Topics: Slavery in the United States, American Civil War, Compromise of 1850 Pages: 6 (2402 words) Published: April 15, 2013
Sectionalism Essay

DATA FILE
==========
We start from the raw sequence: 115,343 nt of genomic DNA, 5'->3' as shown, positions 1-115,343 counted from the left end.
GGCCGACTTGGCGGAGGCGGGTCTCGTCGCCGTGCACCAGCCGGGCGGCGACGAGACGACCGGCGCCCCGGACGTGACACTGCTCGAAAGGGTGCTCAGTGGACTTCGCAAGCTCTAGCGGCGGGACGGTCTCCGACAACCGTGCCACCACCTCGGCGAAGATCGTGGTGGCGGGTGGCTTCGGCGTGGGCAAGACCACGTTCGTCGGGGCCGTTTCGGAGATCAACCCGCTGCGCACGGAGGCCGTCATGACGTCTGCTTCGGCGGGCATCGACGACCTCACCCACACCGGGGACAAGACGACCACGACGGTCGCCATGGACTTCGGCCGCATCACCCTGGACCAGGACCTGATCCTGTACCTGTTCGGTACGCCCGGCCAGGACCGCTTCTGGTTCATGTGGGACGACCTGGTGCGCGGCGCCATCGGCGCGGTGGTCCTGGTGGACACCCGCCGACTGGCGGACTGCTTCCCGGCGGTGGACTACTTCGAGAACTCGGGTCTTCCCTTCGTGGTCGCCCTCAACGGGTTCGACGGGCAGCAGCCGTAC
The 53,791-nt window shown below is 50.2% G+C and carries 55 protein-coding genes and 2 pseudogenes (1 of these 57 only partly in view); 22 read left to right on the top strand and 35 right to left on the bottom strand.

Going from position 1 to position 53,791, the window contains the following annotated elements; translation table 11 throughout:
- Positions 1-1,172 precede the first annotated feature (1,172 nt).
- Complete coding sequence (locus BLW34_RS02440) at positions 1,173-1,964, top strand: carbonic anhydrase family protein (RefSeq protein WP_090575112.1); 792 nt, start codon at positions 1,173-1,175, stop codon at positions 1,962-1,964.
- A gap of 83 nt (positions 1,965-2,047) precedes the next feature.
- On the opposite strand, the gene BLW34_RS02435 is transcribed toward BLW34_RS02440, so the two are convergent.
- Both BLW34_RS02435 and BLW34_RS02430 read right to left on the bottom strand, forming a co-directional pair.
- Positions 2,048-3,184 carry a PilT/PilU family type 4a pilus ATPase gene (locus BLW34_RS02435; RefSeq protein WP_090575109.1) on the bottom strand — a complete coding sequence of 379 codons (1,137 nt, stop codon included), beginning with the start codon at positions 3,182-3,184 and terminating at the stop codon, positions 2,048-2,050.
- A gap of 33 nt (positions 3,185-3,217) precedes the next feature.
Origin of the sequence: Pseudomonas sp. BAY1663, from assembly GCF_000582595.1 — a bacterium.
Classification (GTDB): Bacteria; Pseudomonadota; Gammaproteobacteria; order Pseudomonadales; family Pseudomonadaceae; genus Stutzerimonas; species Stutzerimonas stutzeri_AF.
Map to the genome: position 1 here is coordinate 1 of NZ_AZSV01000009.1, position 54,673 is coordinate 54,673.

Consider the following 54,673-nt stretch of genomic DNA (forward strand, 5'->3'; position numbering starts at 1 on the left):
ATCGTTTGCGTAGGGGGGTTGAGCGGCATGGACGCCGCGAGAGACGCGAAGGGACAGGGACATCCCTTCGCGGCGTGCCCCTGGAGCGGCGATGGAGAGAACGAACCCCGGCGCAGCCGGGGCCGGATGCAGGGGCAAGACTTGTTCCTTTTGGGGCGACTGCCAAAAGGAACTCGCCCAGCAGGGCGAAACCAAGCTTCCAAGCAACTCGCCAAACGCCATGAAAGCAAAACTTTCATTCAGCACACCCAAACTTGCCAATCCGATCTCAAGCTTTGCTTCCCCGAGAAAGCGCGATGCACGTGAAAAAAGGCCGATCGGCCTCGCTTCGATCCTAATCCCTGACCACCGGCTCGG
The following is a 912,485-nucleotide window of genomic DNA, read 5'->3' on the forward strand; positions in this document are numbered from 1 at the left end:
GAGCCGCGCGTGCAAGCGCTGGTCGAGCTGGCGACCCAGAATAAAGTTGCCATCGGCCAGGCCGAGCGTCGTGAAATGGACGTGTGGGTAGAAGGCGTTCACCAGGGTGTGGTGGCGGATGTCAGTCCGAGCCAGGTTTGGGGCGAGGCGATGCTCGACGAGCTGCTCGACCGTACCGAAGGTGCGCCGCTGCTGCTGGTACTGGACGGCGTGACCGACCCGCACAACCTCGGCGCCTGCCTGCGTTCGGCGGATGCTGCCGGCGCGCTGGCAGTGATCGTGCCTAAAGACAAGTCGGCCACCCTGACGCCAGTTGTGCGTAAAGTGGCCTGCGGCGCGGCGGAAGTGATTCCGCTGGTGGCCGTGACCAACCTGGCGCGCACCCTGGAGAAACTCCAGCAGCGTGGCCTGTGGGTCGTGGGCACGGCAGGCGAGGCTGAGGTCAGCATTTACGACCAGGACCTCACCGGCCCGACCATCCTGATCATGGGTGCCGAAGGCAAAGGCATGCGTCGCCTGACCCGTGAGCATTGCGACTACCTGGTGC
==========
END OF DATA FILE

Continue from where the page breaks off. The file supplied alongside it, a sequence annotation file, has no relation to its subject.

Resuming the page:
During the 1850's, slavery, a southern necessity both socially and economically, threatened the unity of our nation. The tension's were high between the North and South, and further increased as more and more factors contributed to the strain in the Union. As an outcome of these factors, small and big, sectional hatred began to arise and commenced the splitting of the nation; ultimately leading to the American Civil War. The very first issue that caused sectionalism in the 1850's between the North and South was the Compromise of 1850. This compromise was a package of bills, passed in the United States in September 1850, regarding the status of territories acquired during the Mexican-American War. It was drafted by Whig Senator Henry Clay and was negotiated with Stephen Douglas in order to avoid secession or civil war in 1850. The Compromise of 1850 caused sectionalism in the Union because it first established California as a free state and turned down the Southern proposal to split California at the 35° parallel; causing the South to be frustrated at the admittance of California. To balance out the annexation of California, the South was pleased to hear that the territories of New Mexico and Utah would have slavery decided with popular sovereignty, meaning that the people who settled there would decide whether or not the territory would be free or slave. Little did they know that they were being cheated, because the land in New Mexico and Utah was unsuited for agriculture and not fit for slave plantations. The biggest blow that caused sectionalism in the Compromise of 1850 was delivered when the Fugitive Slave Law became more strongly enforced. The Fugitive Slave Law basically declared that all runaway slaves must be returned to their masters and anyone who assisted the runaway slave would be arrested. It also gave commissioners ten dollars for every slave that was returned to its master and five dollars for every accused slave released, which led to greedy commissioners re-enslaving freed slaves. Lastly, the debate over slavery in the nation's capital was resolved during this compromise, it banned the trading of slaves in the capital but still allowed slavery to be practiced, which did not do much because people would just bring slaves in from neighboring states. The Compromise of 1850 was made in order to restrain the Union from splitting, but in it's attempt to please both the North and South, it caused them to develop more sectional hatred for one another. Another factor that caused sectionalism at the time came with the publishing of Uncle Tom's Cabin in 1852. This book was an anti-slavery novel by the author Harriet Beecher Stowe and was the bestselling novel of the 19th century. She was an abolitionist, which means she was against slavery, and she wrote the book so the North would understand how badly the South were treating their slaves. This book stood out among all the other anti-slavery books because it was the first to develop an emotional impact on the reader and personified the slave, not as a piece of property, but as a living human being. Her words galvanized the North to take action instead of remain undecided on their view of slavery and showed the people in the North, and even other neighboring countries how devastating slavery was in the South. The South saw this book as a direct attack on their practice of slavery and developed a burning hatred for the words of Stowe because she was said to exaggerate greatly on the practice of slavery, making it seem more brutal and savage then it really was. This book caused the Union to become further sectionalized and caused more hate between the North and South; to the point where Lincoln even referred to Stowe as “the little woman who wrote the book that made this great war.” Uncle Tom's Cabin did more than awaken the North; it influenced other nations to stay out of the Civil War because they were so moved by the book and were afraid it...
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